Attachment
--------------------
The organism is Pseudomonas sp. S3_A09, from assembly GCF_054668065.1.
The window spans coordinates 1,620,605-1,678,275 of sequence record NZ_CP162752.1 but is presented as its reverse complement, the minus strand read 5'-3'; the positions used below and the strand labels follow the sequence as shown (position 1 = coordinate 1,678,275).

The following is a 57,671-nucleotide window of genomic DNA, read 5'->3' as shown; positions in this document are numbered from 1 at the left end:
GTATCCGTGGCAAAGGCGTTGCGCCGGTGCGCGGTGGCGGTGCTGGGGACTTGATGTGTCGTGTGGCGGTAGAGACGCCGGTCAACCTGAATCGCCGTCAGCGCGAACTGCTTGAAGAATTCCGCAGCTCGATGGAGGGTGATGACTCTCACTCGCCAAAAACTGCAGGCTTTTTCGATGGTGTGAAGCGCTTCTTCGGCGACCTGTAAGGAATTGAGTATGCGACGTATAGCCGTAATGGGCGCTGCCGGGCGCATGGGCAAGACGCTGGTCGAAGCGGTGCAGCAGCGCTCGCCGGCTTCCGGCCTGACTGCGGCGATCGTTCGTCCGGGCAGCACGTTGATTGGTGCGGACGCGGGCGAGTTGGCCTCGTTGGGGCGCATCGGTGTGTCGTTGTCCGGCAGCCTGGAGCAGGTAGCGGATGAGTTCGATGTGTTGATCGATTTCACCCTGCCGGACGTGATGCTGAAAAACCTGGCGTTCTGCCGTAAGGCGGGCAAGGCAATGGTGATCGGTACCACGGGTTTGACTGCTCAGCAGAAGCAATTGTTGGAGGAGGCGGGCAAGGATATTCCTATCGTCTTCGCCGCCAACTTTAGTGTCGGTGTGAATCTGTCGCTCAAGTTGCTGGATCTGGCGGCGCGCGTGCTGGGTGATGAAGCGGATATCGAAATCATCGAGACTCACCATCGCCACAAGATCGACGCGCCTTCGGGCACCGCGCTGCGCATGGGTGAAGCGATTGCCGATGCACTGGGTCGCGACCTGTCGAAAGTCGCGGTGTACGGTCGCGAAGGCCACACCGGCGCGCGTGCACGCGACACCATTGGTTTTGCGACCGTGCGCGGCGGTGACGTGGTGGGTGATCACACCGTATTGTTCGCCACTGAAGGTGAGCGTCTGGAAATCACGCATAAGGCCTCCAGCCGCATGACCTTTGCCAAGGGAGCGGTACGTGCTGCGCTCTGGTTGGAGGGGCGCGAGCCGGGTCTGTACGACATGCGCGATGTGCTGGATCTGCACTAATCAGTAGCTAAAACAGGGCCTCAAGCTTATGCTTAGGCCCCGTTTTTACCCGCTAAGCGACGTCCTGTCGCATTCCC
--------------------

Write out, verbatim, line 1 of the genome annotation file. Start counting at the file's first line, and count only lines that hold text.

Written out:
The organism is Pseudomonas sp. S3_A09, from assembly GCF_054668065.1.